by Vihari-Lala Mitra | 1891 | 1,121,132 words | ISBN-10: 8171101519
The English translation of the Yoga-vasistha: a Hindu philosophical and spiritual text written by sage Valmiki from an Advaita-vedanta perspective. The book contains epic narratives similar to puranas and chronologically precedes the Ramayana. The Yoga-vasistha is believed by some Hindus to answer all the questions that arise in the human mind, an...
Argument:—On the nihility of the Phenomenal, and substantiality of the Noumenal vacuum.
Vasishtha resumed and said:—
1. It is the manifestation of our vacuous consciousness, that exhibits the phenomenal world unto us; whereas there is in reality no such thing as this world, or its appearance, or a vacuum in nature or a thing as consciousness in ourselves.
2. Whatever is apparent before us, is the manifestation of the Intellect, and vainly styled the world; just as the open air called the sky, is no other than the air itself. (So the vacuum known as the world, is not otherwise than the very vacuum).
3. As a man going from one place to another, sees a gap and blank between; and yet thinks of the place he has seen and left behind, so is the world a mere gap and thought of the mind.
4. Before creation there was nothing, how then could this something appear from that nothing; the latter having no material cause, is no material or visible thing. (Ex nihilo nihil fit. So the sruti: sat eva asit, na kinchit idam agra asit).
Then there was not an atom said:—
5. the origin of the world in existence; how then and from where, could this revolving world, have its rise and form?
6. Therefore this formal and visible world, could not have sprung from it, as no child could ever be born of a barren woman. Hence there is nothing as the visible world, and the conception thereof must be entirely false (as that of a ghost or goblin).
7. Whatever then appears as visibly present before us, is only the blank vacuity of the Intellect; and this is the transcendental state, in which the supreme unity appears unto us (according to the doctrine of srutis).
8. As it is in depth of our sound sleep, there appears a fleeting dream before us; so it is with the supreme Intellect, which never forsakes the serene and unalterable tranquillity of its divine nature.
9. But exists of itself in itself, and in its calm and quiet state, ever before the appearance of creation; and manifests intellectual vacuity, in the form of the visible world, as it appears unto us.
10. As the idle thoughts of the mind, present themselves as airy castles in our sleep; so doth the vacuum of the supreme Intellect, exhibit the appearance of the creation in its own empty space.
11. As the empty air evolves itself, in the manner of whirlwinds in itself; so does the intellectual vacuum exhibit the phenomenal world, subsisting in its very self (in the noumenon).
12. Hence the three worlds that appear so visibly to our view, are quite unintelligible and unexposed to our sight in their very nature; it is the Supreme Deity itself, that appears in this manner of its subsistence in its own vacuous substance.
13. There is nothing as the formal earth, or anything whatever at any time; or be it anything either formal or formless, (i.e., whether as plastic nature or subtile air or spirit, or whatsoever you may choose to call it; it is the Great Deity alone, that manifests itself in this manner).
14. As the formless mountain appearing in dream, disappears in air upon waking; and as the visible world in waking becomes invisible in sleep, so does the triple world appear and disappear by turns, in the transparent and tranquil intellect only.
15. To the watchful and enlightened mind, the world appears as identic with God; but however intelligent we may be, [we] can never know that we are all along sleeping in our waking.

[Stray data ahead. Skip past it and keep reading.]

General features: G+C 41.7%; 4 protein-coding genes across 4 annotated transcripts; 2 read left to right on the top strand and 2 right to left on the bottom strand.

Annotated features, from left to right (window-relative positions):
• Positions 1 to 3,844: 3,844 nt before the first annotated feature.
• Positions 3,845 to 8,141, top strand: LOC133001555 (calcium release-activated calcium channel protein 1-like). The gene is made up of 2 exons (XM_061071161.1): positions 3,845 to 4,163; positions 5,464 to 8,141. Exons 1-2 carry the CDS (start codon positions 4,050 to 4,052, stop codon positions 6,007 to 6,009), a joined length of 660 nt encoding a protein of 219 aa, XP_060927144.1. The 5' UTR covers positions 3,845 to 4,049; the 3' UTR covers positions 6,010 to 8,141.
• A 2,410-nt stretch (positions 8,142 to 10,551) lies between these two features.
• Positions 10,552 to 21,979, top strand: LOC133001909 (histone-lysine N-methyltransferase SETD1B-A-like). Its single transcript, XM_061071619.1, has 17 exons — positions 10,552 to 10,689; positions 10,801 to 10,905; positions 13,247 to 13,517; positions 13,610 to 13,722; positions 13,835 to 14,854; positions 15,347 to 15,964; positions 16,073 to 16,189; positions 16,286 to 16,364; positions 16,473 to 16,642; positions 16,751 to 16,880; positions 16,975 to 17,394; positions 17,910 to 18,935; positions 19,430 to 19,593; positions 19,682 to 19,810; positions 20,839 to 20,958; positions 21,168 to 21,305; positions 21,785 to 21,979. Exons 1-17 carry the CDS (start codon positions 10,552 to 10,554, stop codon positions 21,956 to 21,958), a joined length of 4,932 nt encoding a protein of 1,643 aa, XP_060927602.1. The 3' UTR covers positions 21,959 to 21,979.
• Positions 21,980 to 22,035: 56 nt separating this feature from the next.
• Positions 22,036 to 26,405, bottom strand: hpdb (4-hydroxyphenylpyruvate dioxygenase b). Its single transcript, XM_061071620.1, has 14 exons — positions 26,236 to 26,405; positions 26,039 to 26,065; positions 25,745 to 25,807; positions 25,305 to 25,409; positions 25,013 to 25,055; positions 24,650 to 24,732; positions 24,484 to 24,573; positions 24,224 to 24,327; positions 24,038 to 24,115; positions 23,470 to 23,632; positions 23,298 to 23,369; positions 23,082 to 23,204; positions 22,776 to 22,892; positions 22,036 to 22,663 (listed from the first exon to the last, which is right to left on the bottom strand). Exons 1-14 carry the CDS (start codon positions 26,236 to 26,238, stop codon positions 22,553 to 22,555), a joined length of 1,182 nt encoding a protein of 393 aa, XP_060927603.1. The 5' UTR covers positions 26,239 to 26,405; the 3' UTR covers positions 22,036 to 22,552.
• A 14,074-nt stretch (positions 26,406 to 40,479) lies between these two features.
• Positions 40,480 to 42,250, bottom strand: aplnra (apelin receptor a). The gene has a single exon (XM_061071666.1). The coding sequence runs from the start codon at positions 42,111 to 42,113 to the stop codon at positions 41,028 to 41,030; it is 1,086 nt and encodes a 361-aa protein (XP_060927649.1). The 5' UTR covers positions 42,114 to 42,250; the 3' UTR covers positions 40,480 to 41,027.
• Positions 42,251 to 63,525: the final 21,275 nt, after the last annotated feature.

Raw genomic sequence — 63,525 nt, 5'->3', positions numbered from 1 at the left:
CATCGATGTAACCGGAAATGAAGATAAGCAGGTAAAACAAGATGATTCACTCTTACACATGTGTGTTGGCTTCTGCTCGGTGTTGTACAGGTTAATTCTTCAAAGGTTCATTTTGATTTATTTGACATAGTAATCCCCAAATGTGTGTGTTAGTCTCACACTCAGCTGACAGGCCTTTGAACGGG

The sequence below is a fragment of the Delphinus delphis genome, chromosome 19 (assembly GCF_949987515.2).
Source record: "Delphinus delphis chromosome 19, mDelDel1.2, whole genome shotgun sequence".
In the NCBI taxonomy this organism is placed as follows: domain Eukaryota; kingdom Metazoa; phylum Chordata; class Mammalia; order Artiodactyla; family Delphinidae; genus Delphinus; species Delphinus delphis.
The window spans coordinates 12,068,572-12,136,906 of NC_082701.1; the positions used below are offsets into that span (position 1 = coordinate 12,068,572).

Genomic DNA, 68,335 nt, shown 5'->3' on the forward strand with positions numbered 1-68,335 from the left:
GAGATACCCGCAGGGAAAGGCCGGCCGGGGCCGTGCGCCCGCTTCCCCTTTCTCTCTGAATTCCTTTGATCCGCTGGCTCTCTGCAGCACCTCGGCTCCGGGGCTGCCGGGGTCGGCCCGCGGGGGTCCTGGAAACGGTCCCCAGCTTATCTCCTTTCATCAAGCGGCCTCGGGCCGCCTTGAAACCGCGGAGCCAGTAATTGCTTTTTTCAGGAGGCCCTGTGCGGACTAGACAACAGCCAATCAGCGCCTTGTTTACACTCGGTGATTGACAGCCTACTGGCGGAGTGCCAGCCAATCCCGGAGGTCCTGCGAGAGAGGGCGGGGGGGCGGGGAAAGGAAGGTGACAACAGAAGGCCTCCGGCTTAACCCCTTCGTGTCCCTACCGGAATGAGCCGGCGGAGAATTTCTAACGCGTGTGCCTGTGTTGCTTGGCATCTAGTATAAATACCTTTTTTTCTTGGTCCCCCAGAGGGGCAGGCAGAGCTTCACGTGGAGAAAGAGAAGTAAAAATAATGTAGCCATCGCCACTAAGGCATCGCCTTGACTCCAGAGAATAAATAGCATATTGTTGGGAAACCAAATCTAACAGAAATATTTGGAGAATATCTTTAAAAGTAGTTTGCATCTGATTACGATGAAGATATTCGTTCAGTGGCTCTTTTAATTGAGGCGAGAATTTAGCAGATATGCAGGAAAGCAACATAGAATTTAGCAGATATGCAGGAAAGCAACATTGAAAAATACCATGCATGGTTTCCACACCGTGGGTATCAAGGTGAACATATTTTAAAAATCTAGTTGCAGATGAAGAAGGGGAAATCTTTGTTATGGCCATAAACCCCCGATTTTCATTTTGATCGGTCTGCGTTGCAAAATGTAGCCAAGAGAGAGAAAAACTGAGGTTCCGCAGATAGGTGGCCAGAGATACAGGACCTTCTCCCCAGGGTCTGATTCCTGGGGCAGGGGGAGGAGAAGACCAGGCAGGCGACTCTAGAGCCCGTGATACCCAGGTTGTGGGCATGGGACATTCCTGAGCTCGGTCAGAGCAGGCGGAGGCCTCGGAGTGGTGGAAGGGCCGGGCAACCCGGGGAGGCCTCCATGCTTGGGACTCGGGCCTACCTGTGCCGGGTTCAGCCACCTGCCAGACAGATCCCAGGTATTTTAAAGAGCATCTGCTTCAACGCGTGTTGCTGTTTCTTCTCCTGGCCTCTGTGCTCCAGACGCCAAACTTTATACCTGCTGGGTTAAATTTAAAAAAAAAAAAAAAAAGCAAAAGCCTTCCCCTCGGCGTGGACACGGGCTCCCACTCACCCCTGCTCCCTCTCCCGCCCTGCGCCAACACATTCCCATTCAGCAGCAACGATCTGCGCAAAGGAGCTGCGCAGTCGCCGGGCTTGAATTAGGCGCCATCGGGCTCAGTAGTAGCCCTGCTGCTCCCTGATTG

16. As the mind is unoccupied with any object, in the interim of one's journey from one place to another; so the minds of all livings beings, are naturally unoccupied with any preconceived idea; and this blankness is the true state of the intellect. (This passage contradicts the doctrine of innate ideas in the mind).
17. That unemployed state of mind, which one has in the interval of his journey from place to place, is what bears the name of transcendent void, wherein all existence is contained. (This passage is opposed to the preceding one. To say the intellect to be a perfect void and blank, and again the container of all, is quite contradictory).
18. Now this void of the mind, and the vacuity of the world, are similar to one another as regards the similarity of their contents; as neither of them contains anything besides the principles of the five elements, either in their ideal or gross forms of elemental bodies, called as the real and unreal ones. (Sadasadalmaka).
19. The ideal or unreal ones, are the inward conceptions of the mind, and are called as manaskaras; while the real or gross forms of them, are styled the rupalokas or visible objects, and both of these are but different modes of divine essence. All of them are like the eddies and waves, rising on the surface of the infinite ocean of the Deity.
20. Hence there is no such thing as the objectivity of the world, except that it be of the nature of that vacancy of the mind, as a traveller has in the interim of his journey from one place to another.
21. As the rising and setting of the passions and affections in the mind, are mere modes of it; so the being and not being of anything, and the presence and absence of the world, are mere modalities of the Divine Mind.
22. The chasm that there is between one thought and another, is truly characteristic of the voidness of the Divine Mind, (which reposes forever, in its everlasting and tranquil intellectual felicity sachchidananda); the visible world is but a wave in the ocean of Eternity, or as the mirage in a sandy desert.
23. The Divine spirit never changes from its state of calm repose, and vacant mindedness, as that of a traveller in the interval of his journey from one place to another. Such is the state of this world which is ever calm and quiet.
24. From the beginning or since the time of the first creation of the world, nothing was made, that seems to be made; it is only a magic show that appears so palpably to sight.
25. Alas! all this is nothing, that is so bright to sight;and yet it is something right, when viewed in the light of Brahma himself; and then it affords us fresh delight.
26. Ah! where shall I go, and what can I get from this ungodly world, which is ever prone to unrighteousness; it is an unsubstantial sight, and passes for substantial, and yet no body understands that it is Brahma the very god, that exhibits himself in this mode and manner.